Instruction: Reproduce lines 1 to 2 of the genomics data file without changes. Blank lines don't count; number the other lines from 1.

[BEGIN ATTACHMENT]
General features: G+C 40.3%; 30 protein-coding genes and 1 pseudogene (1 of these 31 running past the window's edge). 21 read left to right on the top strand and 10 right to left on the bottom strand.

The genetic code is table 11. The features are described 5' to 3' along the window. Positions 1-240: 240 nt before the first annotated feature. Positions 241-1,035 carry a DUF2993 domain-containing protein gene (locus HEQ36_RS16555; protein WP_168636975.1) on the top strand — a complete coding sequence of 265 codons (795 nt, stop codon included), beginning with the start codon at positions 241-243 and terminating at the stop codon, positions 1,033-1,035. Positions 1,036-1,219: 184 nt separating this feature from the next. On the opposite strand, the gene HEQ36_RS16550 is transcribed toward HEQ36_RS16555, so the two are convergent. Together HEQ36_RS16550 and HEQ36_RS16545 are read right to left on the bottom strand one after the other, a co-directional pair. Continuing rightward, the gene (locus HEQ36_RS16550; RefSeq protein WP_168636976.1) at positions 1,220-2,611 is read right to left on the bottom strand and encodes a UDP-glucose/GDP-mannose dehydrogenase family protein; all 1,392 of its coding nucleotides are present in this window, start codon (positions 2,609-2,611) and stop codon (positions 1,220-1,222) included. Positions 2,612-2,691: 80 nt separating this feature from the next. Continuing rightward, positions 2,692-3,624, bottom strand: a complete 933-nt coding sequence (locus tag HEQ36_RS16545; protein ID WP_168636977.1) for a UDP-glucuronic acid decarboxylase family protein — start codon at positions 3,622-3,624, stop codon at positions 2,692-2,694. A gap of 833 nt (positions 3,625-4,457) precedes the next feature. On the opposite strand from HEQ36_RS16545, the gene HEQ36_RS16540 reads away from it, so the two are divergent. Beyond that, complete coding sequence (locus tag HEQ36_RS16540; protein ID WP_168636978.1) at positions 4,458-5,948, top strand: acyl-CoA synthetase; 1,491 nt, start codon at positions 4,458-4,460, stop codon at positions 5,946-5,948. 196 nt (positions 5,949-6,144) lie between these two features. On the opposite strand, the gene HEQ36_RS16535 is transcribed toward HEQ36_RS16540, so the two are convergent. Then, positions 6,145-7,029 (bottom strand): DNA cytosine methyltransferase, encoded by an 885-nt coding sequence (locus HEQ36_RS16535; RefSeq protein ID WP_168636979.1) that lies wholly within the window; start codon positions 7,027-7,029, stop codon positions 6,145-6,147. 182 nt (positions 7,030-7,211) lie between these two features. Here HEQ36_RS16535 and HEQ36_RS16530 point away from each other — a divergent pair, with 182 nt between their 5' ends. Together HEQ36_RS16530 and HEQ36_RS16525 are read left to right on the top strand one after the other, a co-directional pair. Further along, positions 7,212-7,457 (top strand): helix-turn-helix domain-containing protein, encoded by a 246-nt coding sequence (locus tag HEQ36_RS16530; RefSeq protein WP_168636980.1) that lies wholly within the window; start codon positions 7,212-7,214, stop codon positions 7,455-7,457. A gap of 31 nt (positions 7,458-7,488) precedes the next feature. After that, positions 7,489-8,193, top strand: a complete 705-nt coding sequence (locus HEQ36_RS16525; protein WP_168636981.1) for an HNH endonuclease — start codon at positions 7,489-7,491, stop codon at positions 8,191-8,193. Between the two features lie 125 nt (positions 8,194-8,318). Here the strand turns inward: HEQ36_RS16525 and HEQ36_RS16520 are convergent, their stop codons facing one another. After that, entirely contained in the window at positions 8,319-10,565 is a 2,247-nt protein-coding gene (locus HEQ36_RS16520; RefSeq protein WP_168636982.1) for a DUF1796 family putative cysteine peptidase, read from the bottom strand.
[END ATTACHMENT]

General features: G+C 40.3%; 30 protein-coding genes and 1 pseudogene (1 of these 31 running past the window's edge). 21 read left to right on the top strand and 10 right to left on the bottom strand.

The genetic code is table 11. The features are described 5' to 3' along the window. Positions 1-240: 240 nt before the first annotated feature. Positions 241-1,035 carry a DUF2993 domain-containing protein gene (locus HEQ36_RS16555; protein WP_168636975.1) on the top strand — a complete coding sequence of 265 codons (795 nt, stop codon included), beginning with the start codon at positions 241-243 and terminating at the stop codon, positions 1,033-1,035. Positions 1,036-1,219: 184 nt separating this feature from the next. On the opposite strand, the gene HEQ36_RS16550 is transcribed toward HEQ36_RS16555, so the two are convergent. Together HEQ36_RS16550 and HEQ36_RS16545 are read right to left on the bottom strand one after the other, a co-directional pair. Continuing rightward, the gene (locus HEQ36_RS16550; RefSeq protein WP_168636976.1) at positions 1,220-2,611 is read right to left on the bottom strand and encodes a UDP-glucose/GDP-mannose dehydrogenase family protein; all 1,392 of its coding nucleotides are present in this window, start codon (positions 2,609-2,611) and stop codon (positions 1,220-1,222) included. Positions 2,612-2,691: 80 nt separating this feature from the next. Continuing rightward, positions 2,692-3,624, bottom strand: a complete 933-nt coding sequence (locus tag HEQ36_RS16545; protein ID WP_168636977.1) for a UDP-glucuronic acid decarboxylase family protein — start codon at positions 3,622-3,624, stop codon at positions 2,692-2,694. A gap of 833 nt (positions 3,625-4,457) precedes the next feature. On the opposite strand from HEQ36_RS16545, the gene HEQ36_RS16540 reads away from it, so the two are divergent. Beyond that, complete coding sequence (locus tag HEQ36_RS16540; protein ID WP_168636978.1) at positions 4,458-5,948, top strand: acyl-CoA synthetase; 1,491 nt, start codon at positions 4,458-4,460, stop codon at positions 5,946-5,948. 196 nt (positions 5,949-6,144) lie between these two features. On the opposite strand, the gene HEQ36_RS16535 is transcribed toward HEQ36_RS16540, so the two are convergent. Then, positions 6,145-7,029 (bottom strand): DNA cytosine methyltransferase, encoded by an 885-nt coding sequence (locus HEQ36_RS16535; RefSeq protein ID WP_168636979.1) that lies wholly within the window; start codon positions 7,027-7,029, stop codon positions 6,145-6,147. 182 nt (positions 7,030-7,211) lie between these two features. Here HEQ36_RS16535 and HEQ36_RS16530 point away from each other — a divergent pair, with 182 nt between their 5' ends. Together HEQ36_RS16530 and HEQ36_RS16525 are read left to right on the top strand one after the other, a co-directional pair. Further along, positions 7,212-7,457 (top strand): helix-turn-helix domain-containing protein, encoded by a 246-nt coding sequence (locus tag HEQ36_RS16530; RefSeq protein WP_168636980.1) that lies wholly within the window; start codon positions 7,212-7,214, stop codon positions 7,455-7,457. A gap of 31 nt (positions 7,458-7,488) precedes the next feature. After that, positions 7,489-8,193, top strand: a complete 705-nt coding sequence (locus HEQ36_RS16525; protein WP_168636981.1) for an HNH endonuclease — start codon at positions 7,489-7,491, stop codon at positions 8,191-8,193. Between the two features lie 125 nt (positions 8,194-8,318). Here the strand turns inward: HEQ36_RS16525 and HEQ36_RS16520 are convergent, their stop codons facing one another. After that, entirely contained in the window at positions 8,319-10,565 is a 2,247-nt protein-coding gene (locus HEQ36_RS16520; RefSeq protein WP_168636982.1) for a DUF1796 family putative cysteine peptidase, read from the bottom strand.